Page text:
More sports content will soon be available in virtual reality, thanks to a new multi-year content deal that Fox Sports struck with NextVR, a leading VR content platform. Under the 5-year deal, Fox Sports will make a range of top sporting events for which it holds broadcast rights, such as this Sunday’s Daytona 500 NASCAR event, available for immersive viewing through NextVR. Owners of Samsung Gear VR headsets can watch VR live streams for free via the NextVR app. Previously, Fox Sports has worked with NextVR to test live VR broadcasts at the Auto Club 400 NASCAR race and the U.S. Open Golf Championship event last year.

What Brands Need To Do
With the quickening pace of VR content development and the increasing number of platforms supporting VR content, virtual reality is fast becoming the next frontier for content creators and media owners to explore. As the audience size for VR content continues to grow, it is important for brands to follow the good examples set by early adopters like Marriott Hotels and JCPenney, and start developing branded VR content in order to capitalize on the growing consumer interest in immersive experiences.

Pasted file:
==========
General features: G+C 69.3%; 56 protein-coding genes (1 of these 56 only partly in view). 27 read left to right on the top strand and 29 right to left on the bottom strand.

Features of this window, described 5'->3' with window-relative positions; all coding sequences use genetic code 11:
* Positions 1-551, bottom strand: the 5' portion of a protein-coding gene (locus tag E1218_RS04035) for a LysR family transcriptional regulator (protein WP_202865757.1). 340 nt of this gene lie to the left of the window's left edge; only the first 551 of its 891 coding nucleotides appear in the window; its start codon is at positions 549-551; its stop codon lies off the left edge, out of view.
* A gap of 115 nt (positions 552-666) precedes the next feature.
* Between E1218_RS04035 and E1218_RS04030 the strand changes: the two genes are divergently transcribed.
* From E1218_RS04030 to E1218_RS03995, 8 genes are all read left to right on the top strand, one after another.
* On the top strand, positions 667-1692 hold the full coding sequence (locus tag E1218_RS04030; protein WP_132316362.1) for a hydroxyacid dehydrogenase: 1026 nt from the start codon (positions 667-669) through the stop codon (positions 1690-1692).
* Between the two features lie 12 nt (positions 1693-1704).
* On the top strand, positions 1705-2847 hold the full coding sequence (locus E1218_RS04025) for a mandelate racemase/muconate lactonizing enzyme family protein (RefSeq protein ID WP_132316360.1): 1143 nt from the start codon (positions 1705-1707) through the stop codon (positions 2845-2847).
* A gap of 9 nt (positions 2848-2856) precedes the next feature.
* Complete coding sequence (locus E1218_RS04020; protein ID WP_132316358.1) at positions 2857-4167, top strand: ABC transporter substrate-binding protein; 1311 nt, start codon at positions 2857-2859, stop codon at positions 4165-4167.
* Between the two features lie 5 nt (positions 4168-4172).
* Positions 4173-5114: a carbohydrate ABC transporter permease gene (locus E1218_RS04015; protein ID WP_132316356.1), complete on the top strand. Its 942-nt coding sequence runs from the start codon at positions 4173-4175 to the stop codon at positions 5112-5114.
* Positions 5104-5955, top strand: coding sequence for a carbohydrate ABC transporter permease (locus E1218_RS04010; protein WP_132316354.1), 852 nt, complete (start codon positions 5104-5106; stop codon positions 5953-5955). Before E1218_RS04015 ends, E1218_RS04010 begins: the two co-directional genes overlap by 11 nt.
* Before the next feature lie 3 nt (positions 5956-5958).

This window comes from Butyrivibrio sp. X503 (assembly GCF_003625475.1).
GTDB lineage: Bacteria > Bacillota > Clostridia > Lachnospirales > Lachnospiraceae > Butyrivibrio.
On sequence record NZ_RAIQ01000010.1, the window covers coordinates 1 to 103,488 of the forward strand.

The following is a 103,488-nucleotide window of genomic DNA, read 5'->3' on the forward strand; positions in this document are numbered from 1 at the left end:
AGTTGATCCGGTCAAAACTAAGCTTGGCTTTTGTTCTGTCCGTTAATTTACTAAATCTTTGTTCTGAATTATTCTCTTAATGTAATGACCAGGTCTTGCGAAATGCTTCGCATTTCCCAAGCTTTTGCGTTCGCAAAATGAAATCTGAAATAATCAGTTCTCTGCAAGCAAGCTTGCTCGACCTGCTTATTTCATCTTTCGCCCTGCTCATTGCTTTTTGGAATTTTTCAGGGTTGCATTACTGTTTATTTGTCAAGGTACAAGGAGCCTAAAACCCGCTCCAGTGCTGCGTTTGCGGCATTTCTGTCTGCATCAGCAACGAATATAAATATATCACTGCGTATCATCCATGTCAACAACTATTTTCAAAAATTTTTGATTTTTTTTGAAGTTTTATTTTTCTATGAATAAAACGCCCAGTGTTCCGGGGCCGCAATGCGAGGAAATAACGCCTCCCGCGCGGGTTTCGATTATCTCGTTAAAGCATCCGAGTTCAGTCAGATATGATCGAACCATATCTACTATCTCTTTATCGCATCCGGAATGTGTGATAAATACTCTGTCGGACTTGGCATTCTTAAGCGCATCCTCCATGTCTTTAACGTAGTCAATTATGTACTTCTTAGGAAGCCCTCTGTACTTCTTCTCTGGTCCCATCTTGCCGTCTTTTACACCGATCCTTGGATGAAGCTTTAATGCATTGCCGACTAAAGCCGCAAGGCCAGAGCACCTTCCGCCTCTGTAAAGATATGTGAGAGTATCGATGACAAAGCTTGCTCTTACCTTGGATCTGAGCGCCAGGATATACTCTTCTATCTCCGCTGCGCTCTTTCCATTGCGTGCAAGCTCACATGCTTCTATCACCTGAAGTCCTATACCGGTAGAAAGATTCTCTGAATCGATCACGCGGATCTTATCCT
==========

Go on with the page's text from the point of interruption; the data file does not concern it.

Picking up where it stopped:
Source: TechCrunch

Header image courtesy of NextVR

What Marketers Can Learn From VR Developments At Sundance

What Happened
Starting last year, the Sundance Film Festival has attracted and showcased the best and newest in virtual reality (VR) content with its New Frontier show. This year, the Utah-based festival featured over 30 VR-related content and experiences, and together they point to the way that content creators are exploring the possibilities of storytelling in virtual reality.

For example, 6×9 offers an immersive experience of solitary confinement to spark debate on prison reform, while Kiya recreates the circumstances of a 911 call, leveraging the empathy-inducing power of VR experiences to shine a light on domestic abuse. On a lighter side, Oculus Story Studio previewed Dear Angelica, a dreamy experience created in virtual reality using Quill, a VR illustration tool developed by Oculus. It is not fully interactive as VR games are, but allows viewers to examine different parts of a scene and move between scenes at their own pace, hence creating a unique experience for each individual viewer.

What Brands Need To Do